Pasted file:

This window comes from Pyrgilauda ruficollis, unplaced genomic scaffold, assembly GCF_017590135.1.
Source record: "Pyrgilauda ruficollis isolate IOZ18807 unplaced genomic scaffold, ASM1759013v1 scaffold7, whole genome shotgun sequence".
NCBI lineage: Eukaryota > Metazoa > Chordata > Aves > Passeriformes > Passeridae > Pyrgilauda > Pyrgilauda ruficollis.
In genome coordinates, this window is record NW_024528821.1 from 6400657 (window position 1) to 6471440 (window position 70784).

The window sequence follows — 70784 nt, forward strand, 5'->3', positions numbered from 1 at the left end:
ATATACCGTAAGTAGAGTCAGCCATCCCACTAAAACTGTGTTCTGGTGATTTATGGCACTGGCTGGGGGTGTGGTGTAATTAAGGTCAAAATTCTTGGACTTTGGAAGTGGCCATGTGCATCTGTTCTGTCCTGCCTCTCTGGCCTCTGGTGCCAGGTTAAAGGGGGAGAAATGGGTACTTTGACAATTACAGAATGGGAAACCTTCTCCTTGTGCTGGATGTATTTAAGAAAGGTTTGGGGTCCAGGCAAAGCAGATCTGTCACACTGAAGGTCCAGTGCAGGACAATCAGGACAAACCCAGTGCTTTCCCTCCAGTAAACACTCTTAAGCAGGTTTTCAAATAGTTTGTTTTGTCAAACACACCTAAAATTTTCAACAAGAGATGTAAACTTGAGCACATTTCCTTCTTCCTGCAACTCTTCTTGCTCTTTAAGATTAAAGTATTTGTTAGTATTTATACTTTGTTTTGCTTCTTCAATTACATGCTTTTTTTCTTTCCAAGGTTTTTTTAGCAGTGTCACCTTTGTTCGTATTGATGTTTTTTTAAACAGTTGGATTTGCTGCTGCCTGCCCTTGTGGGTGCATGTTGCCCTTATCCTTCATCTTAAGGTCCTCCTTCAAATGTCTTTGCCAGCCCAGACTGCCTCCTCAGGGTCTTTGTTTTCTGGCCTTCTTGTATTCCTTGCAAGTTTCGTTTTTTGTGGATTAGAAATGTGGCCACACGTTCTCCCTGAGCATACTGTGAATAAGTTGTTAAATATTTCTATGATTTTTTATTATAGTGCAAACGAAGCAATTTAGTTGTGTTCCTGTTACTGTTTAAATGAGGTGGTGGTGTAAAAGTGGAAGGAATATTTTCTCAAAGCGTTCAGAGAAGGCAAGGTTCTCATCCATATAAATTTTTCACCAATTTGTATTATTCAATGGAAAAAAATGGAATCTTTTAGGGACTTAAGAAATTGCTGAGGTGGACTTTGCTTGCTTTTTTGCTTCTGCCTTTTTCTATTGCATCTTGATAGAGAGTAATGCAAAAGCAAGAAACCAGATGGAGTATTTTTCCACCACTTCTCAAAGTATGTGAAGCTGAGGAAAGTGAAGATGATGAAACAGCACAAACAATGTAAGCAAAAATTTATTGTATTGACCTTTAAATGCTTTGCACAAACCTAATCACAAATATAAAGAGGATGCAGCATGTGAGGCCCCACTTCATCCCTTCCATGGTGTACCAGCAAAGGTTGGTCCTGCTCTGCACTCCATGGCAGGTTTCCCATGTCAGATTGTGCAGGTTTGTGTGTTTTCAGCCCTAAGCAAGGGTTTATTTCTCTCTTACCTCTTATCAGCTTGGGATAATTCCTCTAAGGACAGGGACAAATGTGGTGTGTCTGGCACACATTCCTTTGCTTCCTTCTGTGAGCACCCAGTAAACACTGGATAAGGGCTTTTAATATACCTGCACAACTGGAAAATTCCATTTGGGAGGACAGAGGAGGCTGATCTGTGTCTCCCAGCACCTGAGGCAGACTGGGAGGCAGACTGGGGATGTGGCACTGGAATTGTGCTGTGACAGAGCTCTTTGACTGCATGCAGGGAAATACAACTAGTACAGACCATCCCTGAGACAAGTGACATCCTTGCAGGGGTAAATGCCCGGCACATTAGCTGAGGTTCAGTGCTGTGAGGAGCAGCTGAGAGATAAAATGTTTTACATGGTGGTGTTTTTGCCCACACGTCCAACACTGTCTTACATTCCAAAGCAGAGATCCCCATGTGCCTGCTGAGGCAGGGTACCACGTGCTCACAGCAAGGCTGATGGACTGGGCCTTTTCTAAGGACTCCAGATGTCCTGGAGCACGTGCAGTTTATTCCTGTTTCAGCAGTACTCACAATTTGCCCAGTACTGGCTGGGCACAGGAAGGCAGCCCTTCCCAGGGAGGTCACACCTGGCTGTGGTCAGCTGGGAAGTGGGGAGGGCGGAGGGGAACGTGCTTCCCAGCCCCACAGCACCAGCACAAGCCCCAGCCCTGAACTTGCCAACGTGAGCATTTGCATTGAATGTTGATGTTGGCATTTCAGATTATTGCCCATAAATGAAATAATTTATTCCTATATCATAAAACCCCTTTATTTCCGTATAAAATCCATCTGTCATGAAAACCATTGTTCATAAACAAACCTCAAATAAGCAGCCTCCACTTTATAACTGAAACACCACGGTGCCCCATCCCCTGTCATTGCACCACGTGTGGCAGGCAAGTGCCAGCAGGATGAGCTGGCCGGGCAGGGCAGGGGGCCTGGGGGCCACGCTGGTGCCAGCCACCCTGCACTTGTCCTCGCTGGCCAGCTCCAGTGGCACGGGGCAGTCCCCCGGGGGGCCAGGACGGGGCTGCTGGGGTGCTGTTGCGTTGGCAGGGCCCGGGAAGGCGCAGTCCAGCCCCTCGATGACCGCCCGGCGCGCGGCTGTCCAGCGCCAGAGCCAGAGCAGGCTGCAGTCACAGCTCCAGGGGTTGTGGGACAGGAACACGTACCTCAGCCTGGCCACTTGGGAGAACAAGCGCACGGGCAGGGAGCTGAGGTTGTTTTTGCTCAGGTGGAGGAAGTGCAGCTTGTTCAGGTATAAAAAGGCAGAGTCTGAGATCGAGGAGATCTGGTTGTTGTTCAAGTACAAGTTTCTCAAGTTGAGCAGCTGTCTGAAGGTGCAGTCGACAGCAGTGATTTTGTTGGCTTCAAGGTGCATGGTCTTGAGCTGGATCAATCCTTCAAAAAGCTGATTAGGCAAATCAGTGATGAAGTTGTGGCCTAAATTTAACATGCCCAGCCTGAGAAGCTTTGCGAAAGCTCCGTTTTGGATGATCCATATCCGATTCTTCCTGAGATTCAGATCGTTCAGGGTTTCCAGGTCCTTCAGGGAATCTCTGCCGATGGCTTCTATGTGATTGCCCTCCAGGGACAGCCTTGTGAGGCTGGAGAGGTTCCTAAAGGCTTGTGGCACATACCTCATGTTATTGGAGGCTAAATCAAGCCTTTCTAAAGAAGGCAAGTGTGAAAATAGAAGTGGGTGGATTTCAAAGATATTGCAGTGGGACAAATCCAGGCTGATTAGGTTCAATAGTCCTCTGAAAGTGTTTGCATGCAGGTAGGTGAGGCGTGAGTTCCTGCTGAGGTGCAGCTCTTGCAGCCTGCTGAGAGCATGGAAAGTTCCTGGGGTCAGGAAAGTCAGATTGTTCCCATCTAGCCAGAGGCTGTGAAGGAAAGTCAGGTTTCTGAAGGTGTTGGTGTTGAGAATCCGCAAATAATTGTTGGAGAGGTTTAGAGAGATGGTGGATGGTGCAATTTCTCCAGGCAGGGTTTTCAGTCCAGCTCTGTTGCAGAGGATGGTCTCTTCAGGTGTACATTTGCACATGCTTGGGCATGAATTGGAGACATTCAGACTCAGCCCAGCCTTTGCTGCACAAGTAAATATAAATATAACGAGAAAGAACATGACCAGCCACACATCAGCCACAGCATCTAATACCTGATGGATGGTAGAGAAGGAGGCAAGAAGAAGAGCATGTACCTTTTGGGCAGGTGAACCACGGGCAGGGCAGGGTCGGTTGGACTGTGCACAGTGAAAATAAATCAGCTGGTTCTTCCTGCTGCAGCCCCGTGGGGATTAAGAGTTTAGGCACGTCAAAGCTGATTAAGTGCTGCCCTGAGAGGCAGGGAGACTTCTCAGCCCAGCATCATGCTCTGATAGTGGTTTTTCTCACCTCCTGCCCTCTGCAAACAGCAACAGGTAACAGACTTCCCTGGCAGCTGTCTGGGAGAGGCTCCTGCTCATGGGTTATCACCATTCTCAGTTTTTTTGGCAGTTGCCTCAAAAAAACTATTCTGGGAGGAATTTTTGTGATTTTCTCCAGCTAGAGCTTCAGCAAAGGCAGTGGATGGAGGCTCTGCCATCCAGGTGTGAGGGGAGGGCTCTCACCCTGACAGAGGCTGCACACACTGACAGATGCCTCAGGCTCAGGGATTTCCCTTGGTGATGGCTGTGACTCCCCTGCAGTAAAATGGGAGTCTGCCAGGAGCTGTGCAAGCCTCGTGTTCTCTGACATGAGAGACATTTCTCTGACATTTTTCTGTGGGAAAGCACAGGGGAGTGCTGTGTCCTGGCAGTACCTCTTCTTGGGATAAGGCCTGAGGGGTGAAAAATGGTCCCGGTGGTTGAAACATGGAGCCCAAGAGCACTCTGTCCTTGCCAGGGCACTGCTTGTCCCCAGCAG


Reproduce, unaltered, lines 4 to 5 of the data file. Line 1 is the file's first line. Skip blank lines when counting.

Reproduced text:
In genome coordinates, this window is record NW_024528821.1 from 6400657 (window position 1) to 6471440 (window position 70784).

The window sequence follows — 70784 nt, forward strand, 5'->3', positions numbered from 1 at the left end: